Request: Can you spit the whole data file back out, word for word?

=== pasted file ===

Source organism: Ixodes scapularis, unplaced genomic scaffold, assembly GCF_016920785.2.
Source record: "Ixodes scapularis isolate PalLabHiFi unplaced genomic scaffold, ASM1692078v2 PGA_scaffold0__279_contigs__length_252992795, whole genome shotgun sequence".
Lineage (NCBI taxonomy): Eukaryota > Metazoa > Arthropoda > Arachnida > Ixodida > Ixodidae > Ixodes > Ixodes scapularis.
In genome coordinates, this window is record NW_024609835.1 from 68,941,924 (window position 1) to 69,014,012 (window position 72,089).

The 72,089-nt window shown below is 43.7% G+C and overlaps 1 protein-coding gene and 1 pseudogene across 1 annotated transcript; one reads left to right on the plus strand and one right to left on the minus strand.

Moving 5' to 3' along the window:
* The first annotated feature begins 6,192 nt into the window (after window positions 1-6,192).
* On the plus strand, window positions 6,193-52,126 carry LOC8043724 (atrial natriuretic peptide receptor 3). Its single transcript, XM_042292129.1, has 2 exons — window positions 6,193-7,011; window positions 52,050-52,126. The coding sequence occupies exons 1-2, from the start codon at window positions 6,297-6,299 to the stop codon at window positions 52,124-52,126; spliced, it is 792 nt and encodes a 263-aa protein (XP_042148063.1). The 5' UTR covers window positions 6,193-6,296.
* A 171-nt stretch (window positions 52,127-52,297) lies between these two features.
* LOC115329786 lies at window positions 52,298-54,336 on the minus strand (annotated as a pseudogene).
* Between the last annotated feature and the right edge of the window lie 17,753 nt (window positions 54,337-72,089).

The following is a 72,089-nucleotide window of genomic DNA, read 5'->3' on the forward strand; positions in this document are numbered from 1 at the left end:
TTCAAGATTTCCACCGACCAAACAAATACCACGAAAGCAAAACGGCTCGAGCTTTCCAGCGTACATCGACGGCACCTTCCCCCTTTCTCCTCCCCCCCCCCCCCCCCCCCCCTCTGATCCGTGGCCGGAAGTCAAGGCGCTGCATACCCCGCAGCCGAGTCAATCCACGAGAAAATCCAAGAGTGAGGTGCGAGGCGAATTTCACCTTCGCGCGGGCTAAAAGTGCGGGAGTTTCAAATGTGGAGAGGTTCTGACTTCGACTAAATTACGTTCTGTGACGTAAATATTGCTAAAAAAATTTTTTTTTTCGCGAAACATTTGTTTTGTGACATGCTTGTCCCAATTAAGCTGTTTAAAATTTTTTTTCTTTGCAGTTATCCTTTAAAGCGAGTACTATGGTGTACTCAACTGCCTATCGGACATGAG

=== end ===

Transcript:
Source organism: Ixodes scapularis, unplaced genomic scaffold, assembly GCF_016920785.2.
Source record: "Ixodes scapularis isolate PalLabHiFi unplaced genomic scaffold, ASM1692078v2 PGA_scaffold0__279_contigs__length_252992795, whole genome shotgun sequence".
Lineage (NCBI taxonomy): Eukaryota > Metazoa > Arthropoda > Arachnida > Ixodida > Ixodidae > Ixodes > Ixodes scapularis.
In genome coordinates, this window is record NW_024609835.1 from 68,941,924 (window position 1) to 69,014,012 (window position 72,089).

The 72,089-nt window shown below is 43.7% G+C and overlaps 1 protein-coding gene and 1 pseudogene across 1 annotated transcript; one reads left to right on the plus strand and one right to left on the minus strand.

Moving 5' to 3' along the window:
* The first annotated feature begins 6,192 nt into the window (after window positions 1-6,192).
* On the plus strand, window positions 6,193-52,126 carry LOC8043724 (atrial natriuretic peptide receptor 3). Its single transcript, XM_042292129.1, has 2 exons — window positions 6,193-7,011; window positions 52,050-52,126. The coding sequence occupies exons 1-2, from the start codon at window positions 6,297-6,299 to the stop codon at window positions 52,124-52,126; spliced, it is 792 nt and encodes a 263-aa protein (XP_042148063.1). The 5' UTR covers window positions 6,193-6,296.
* A 171-nt stretch (window positions 52,127-52,297) lies between these two features.
* LOC115329786 lies at window positions 52,298-54,336 on the minus strand (annotated as a pseudogene).
* Between the last annotated feature and the right edge of the window lie 17,753 nt (window positions 54,337-72,089).

The following is a 72,089-nucleotide window of genomic DNA, read 5'->3' on the forward strand; positions in this document are numbered from 1 at the left end:
TTCAAGATTTCCACCGACCAAACAAATACCACGAAAGCAAAACGGCTCGAGCTTTCCAGCGTACATCGACGGCACCTTCCCCCTTTCTCCTCCCCCCCCCCCCCCCCCCCCCTCTGATCCGTGGCCGGAAGTCAAGGCGCTGCATACCCCGCAGCCGAGTCAATCCACGAGAAAATCCAAGAGTGAGGTGCGAGGCGAATTTCACCTTCGCGCGGGCTAAAAGTGCGGGAGTTTCAAATGTGGAGAGGTTCTGACTTCGACTAAATTACGTTCTGTGACGTAAATATTGCTAAAAAAATTTTTTTTTTCGCGAAACATTTGTTTTGTGACATGCTTGTCCCAATTAAGCTGTTTAAAATTTTTTTTCTTTGCAGTTATCCTTTAAAGCGAGTACTATGGTGTACTCAACTGCCTATCGGACATGAG